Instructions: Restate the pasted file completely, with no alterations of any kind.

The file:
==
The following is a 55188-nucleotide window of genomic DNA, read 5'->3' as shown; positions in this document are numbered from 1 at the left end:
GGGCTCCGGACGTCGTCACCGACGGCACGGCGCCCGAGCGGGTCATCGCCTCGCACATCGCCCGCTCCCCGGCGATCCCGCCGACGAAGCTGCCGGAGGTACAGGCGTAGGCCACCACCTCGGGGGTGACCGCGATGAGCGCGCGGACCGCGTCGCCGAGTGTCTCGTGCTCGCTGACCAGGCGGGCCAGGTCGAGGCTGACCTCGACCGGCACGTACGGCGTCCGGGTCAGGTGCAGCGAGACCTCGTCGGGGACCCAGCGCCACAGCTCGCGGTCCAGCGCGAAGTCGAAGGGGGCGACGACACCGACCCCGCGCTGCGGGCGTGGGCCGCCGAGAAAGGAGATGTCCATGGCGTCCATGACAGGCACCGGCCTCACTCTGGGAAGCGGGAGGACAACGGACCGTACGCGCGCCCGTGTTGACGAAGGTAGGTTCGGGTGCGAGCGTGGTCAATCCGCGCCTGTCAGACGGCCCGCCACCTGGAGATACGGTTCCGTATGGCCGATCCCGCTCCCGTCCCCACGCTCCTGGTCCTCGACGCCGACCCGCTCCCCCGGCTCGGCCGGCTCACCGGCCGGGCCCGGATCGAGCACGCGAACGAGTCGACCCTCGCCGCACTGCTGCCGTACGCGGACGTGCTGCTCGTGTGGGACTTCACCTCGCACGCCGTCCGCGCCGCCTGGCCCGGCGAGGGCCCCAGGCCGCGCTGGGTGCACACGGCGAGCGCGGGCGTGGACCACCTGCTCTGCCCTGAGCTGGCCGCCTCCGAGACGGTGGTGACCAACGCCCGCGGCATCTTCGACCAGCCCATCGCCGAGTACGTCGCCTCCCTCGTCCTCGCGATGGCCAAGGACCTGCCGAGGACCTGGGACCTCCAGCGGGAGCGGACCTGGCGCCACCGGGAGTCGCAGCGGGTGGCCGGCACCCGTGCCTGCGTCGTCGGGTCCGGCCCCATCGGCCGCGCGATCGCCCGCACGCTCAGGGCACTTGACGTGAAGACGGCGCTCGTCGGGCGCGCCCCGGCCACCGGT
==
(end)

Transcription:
The following is a 55188-nucleotide window of genomic DNA, read 5'->3' as shown; positions in this document are numbered from 1 at the left end:
GGGCTCCGGACGTCGTCACCGACGGCACGGCGCCCGAGCGGGTCATCGCCTCGCACATCGCCCGCTCCCCGGCGATCCCGCCGACGAAGCTGCCGGAGGTACAGGCGTAGGCCACCACCTCGGGGGTGACCGCGATGAGCGCGCGGACCGCGTCGCCGAGTGTCTCGTGCTCGCTGACCAGGCGGGCCAGGTCGAGGCTGACCTCGACCGGCACGTACGGCGTCCGGGTCAGGTGCAGCGAGACCTCGTCGGGGACCCAGCGCCACAGCTCGCGGTCCAGCGCGAAGTCGAAGGGGGCGACGACACCGACCCCGCGCTGCGGGCGTGGGCCGCCGAGAAAGGAGATGTCCATGGCGTCCATGACAGGCACCGGCCTCACTCTGGGAAGCGGGAGGACAACGGACCGTACGCGCGCCCGTGTTGACGAAGGTAGGTTCGGGTGCGAGCGTGGTCAATCCGCGCCTGTCAGACGGCCCGCCACCTGGAGATACGGTTCCGTATGGCCGATCCCGCTCCCGTCCCCACGCTCCTGGTCCTCGACGCCGACCCGCTCCCCCGGCTCGGCCGGCTCACCGGCCGGGCCCGGATCGAGCACGCGAACGAGTCGACCCTCGCCGCACTGCTGCCGTACGCGGACGTGCTGCTCGTGTGGGACTTCACCTCGCACGCCGTCCGCGCCGCCTGGCCCGGCGAGGGCCCCAGGCCGCGCTGGGTGCACACGGCGAGCGCGGGCGTGGACCACCTGCTCTGCCCTGAGCTGGCCGCCTCCGAGACGGTGGTGACCAACGCCCGCGGCATCTTCGACCAGCCCATCGCCGAGTACGTCGCCTCCCTCGTCCTCGCGATGGCCAAGGACCTGCCGAGGACCTGGGACCTCCAGCGGGAGCGGACCTGGCGCCACCGGGAGTCGCAGCGGGTGGCCGGCACCCGTGCCTGCGTCGTCGGGTCCGGCCCCATCGGCCGCGCGATCGCCCGCACGCTCAGGGCACTTGACGTGAAGACGGCGCTCGTCGGGCGCGCCCCGGCCACCGGT